The Kepler probe has announced the confirmation of its first five planets. Kepler (which was launched in March 2009) detects planets by measuring the dimming of their parent stars when the planet passes between them and the probe.
Four of the five are larger than Jupiter. All are very close to the parent star (of the order of a twentieth of the Earth-Sun distance, or about eight times closer than Mercury), so hellishly hot, with an orbital period of half a week.
This first clutch of planets might seem rather disappointing for a mission whose objective is to look for Earthlike planets in temperate orbits – but there are very good reasons why the easiest planets to find will be giants in close orbits.
Imagine I am standing some distance from you swinging a ball around my head by a string. Now, you can only see the ball when and if it passes in front of my face (this analogy works best if I am just a disembodied head). What properties of the ball/string/swing make it likely that you will see the ball?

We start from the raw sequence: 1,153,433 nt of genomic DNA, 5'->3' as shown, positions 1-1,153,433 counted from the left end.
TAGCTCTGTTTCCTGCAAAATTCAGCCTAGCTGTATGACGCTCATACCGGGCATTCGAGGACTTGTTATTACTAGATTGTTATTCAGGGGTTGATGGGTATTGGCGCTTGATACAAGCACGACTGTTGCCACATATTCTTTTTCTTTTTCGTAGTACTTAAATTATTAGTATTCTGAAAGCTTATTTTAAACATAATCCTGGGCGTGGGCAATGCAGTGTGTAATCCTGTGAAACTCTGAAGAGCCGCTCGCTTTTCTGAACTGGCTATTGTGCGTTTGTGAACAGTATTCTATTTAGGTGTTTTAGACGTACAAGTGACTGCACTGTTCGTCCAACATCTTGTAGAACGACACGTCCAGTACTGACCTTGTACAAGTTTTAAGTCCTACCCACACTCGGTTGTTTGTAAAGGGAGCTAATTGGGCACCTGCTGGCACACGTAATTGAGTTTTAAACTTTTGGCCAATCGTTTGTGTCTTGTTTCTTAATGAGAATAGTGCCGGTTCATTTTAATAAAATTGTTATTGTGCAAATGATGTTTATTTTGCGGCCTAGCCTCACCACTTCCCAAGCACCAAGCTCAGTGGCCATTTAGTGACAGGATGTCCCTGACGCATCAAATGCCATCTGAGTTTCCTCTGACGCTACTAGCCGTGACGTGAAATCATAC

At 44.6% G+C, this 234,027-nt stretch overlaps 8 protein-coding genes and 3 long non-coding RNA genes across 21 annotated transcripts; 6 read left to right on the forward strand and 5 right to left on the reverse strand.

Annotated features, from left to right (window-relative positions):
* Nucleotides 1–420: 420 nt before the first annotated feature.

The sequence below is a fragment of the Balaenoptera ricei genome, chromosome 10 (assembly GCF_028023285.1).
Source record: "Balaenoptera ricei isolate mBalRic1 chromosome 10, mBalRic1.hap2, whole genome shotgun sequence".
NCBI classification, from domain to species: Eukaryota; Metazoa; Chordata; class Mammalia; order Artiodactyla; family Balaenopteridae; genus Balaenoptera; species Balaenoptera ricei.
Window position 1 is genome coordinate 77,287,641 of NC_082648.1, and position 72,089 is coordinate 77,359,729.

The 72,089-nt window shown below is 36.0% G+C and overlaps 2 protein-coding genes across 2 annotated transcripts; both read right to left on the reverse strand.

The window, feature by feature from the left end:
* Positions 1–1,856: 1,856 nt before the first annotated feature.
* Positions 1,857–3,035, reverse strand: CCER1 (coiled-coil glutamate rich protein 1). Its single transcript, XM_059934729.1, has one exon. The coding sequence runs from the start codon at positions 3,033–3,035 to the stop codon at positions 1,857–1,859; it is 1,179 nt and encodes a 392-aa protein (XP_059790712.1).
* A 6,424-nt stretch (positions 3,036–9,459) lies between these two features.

Clearly if the swing doesn’t pass between us, you’ll never see it.
If the ball is large, there’s more chance you’ll notice it if it DOES pass between us.
If the string is short, the ball will pass between us frequently, giving you more chance to see it.
These three characters have a great deal to say about how many of the planets that are out there can be seen by Kepler. It also helps if the parent star is dim (if my face is face-sized, not like a hot-air balloon).
So the upshot is, Kepler is limited in the proportion of planets it can see and what kind of planets they are likely to be. The Kepler team worked all this out years ago, of course. For an Earthlike planet around a Sunlike star, the chance that Kepler will spot it is 1/200. As Kepler monitors 100,000 stars, if every star has an Earthlike planet, we’re looking at 500 planets. If only 1 in 100 systems has an Earthlike planet, that comes down to 5 detections. (Assuming for the moment that the monitored stars are all quite like the Sun.)
Kepler Mission Site